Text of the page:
It seems unconscionable that a country with the resources of the UK should be iodine-deficient in 2011. Until this study, no large-scale national survey of iodine status had been done in Britain for decades.
Probably – without close monitoring of iodine nutrition – milk consumption or milk iodine-content has decreased, or both have, resulting in the reappearance of iodine deficiency.
Hopefully, this data will stimulate efforts to ensure adequate and stable iodine nutrition, preferably through the mandatory iodisation of salt. However, it will presumably take some time for public health officials to develop a comprehensive strategy.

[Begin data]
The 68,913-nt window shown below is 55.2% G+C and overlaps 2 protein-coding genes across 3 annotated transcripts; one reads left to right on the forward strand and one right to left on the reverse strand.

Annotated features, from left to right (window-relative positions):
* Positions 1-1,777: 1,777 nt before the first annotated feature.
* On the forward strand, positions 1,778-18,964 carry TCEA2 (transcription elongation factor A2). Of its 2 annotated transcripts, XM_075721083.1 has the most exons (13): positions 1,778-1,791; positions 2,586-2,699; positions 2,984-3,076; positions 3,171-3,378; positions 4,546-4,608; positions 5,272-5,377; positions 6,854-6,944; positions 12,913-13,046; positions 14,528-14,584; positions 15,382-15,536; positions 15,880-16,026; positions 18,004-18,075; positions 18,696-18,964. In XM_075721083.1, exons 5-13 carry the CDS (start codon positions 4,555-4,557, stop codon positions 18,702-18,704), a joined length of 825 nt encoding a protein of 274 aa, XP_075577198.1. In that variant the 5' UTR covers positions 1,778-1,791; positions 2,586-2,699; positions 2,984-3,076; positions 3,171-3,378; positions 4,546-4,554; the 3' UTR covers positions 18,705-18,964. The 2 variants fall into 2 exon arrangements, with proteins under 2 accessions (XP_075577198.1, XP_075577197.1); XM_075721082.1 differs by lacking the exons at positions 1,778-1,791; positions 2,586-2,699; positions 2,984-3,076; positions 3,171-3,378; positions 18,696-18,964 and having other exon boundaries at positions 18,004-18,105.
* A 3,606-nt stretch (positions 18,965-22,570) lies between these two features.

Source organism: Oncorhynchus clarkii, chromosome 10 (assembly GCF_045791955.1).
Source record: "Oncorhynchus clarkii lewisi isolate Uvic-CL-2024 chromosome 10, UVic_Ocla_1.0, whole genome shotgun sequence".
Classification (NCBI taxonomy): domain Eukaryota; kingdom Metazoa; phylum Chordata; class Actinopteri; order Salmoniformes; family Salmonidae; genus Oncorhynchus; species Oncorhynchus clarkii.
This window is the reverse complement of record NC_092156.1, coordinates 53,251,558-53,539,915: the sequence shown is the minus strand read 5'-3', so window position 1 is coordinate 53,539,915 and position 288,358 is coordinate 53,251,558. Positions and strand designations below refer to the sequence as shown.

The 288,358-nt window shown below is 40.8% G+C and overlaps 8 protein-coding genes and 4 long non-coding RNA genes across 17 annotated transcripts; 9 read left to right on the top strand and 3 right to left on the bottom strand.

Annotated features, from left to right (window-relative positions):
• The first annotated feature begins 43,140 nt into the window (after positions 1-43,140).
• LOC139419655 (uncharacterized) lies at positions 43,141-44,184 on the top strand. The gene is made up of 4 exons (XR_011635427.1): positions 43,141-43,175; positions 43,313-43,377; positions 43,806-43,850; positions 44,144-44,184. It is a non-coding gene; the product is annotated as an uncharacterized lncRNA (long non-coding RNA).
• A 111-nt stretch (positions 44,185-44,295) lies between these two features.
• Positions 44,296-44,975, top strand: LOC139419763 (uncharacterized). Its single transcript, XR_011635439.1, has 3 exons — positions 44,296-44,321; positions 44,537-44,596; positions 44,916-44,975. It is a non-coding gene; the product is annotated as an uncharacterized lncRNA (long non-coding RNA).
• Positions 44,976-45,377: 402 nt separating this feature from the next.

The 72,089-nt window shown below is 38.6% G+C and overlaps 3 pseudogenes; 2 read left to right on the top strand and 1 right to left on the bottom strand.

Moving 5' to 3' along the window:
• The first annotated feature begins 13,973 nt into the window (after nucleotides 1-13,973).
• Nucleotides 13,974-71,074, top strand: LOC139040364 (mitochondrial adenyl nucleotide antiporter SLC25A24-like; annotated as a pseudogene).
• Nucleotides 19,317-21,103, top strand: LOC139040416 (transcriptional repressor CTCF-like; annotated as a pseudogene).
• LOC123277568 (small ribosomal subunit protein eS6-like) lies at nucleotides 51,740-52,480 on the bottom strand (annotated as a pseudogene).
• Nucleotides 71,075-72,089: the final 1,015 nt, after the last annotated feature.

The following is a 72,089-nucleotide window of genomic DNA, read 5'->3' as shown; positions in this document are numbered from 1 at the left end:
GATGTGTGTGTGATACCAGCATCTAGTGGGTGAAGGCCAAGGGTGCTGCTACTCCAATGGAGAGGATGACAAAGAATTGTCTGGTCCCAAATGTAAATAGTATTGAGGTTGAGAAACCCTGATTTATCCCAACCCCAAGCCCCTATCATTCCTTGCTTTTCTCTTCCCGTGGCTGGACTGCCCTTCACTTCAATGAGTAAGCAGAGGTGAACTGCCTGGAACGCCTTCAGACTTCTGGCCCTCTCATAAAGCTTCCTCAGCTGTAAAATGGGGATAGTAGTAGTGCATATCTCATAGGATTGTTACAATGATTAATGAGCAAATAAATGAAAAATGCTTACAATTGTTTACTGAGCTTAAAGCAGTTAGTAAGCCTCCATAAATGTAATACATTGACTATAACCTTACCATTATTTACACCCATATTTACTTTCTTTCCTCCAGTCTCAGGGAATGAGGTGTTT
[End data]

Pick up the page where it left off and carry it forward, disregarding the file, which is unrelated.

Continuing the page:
Meanwhile, time is of the essence, because children across the UK are currently being born unprotected from the effects of iodine deficiency.
Women who are pregnant, lactating, or planning a pregnancy should be advised to take a daily vitamin supplement of potassium iodide. This approach has been advocated in North America, Australia and New Zealand.
Whichever method is used, there needs to be ongoing monitoring of the food supply and iodine levels in the population. We cannot afford to become complacent.
Elizabeth Pearce is an endocrinologist at the Boston University School of Medicine. Taken from 'The Lancet'Reuse content